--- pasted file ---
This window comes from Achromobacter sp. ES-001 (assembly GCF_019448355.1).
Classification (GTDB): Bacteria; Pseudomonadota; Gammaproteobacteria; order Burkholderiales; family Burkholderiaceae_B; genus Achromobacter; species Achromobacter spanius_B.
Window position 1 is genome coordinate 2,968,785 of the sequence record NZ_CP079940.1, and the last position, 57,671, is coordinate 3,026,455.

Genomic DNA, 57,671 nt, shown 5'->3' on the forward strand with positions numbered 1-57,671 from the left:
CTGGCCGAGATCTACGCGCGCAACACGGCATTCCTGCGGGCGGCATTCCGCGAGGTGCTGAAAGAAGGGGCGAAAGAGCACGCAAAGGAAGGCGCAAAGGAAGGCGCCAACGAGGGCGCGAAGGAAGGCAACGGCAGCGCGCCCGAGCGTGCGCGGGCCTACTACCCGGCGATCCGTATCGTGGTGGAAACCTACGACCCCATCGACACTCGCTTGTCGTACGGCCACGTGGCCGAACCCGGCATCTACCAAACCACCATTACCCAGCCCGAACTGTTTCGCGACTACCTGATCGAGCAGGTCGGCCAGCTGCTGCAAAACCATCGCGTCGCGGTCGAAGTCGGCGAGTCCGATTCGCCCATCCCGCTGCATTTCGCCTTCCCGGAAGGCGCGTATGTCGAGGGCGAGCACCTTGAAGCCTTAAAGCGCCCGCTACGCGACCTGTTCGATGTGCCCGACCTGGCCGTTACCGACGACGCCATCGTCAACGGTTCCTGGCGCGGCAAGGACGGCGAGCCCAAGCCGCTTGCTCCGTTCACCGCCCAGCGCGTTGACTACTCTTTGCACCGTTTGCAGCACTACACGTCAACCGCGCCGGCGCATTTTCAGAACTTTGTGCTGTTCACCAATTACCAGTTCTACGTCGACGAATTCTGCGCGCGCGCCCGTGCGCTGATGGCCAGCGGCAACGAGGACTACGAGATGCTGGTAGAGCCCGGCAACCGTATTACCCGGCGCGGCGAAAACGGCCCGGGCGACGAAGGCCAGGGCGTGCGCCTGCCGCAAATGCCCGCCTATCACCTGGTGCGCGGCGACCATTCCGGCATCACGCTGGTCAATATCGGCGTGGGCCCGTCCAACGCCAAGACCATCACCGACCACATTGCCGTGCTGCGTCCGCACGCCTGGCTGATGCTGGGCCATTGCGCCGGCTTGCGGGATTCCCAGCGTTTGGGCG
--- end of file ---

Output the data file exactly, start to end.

This window comes from Achromobacter sp. ES-001 (assembly GCF_019448355.1).
Classification (GTDB): Bacteria; Pseudomonadota; Gammaproteobacteria; order Burkholderiales; family Burkholderiaceae_B; genus Achromobacter; species Achromobacter spanius_B.
Window position 1 is genome coordinate 2,968,785 of the sequence record NZ_CP079940.1, and the last position, 57,671, is coordinate 3,026,455.

Genomic DNA, 57,671 nt, shown 5'->3' on the forward strand with positions numbered 1-57,671 from the left:
CTGGCCGAGATCTACGCGCGCAACACGGCATTCCTGCGGGCGGCATTCCGCGAGGTGCTGAAAGAAGGGGCGAAAGAGCACGCAAAGGAAGGCGCAAAGGAAGGCGCCAACGAGGGCGCGAAGGAAGGCAACGGCAGCGCGCCCGAGCGTGCGCGGGCCTACTACCCGGCGATCCGTATCGTGGTGGAAACCTACGACCCCATCGACACTCGCTTGTCGTACGGCCACGTGGCCGAACCCGGCATCTACCAAACCACCATTACCCAGCCCGAACTGTTTCGCGACTACCTGATCGAGCAGGTCGGCCAGCTGCTGCAAAACCATCGCGTCGCGGTCGAAGTCGGCGAGTCCGATTCGCCCATCCCGCTGCATTTCGCCTTCCCGGAAGGCGCGTATGTCGAGGGCGAGCACCTTGAAGCCTTAAAGCGCCCGCTACGCGACCTGTTCGATGTGCCCGACCTGGCCGTTACCGACGACGCCATCGTCAACGGTTCCTGGCGCGGCAAGGACGGCGAGCCCAAGCCGCTTGCTCCGTTCACCGCCCAGCGCGTTGACTACTCTTTGCACCGTTTGCAGCACTACACGTCAACCGCGCCGGCGCATTTTCAGAACTTTGTGCTGTTCACCAATTACCAGTTCTACGTCGACGAATTCTGCGCGCGCGCCCGTGCGCTGATGGCCAGCGGCAACGAGGACTACGAGATGCTGGTAGAGCCCGGCAACCGTATTACCCGGCGCGGCGAAAACGGCCCGGGCGACGAAGGCCAGGGCGTGCGCCTGCCGCAAATGCCCGCCTATCACCTGGTGCGCGGCGACCATTCCGGCATCACGCTGGTCAATATCGGCGTGGGCCCGTCCAACGCCAAGACCATCACCGACCACATTGCCGTGCTGCGTCCGCACGCCTGGCTGATGCTGGGCCATTGCGCCGGCTTGCGGGATTCCCAGCGTTTGGGCG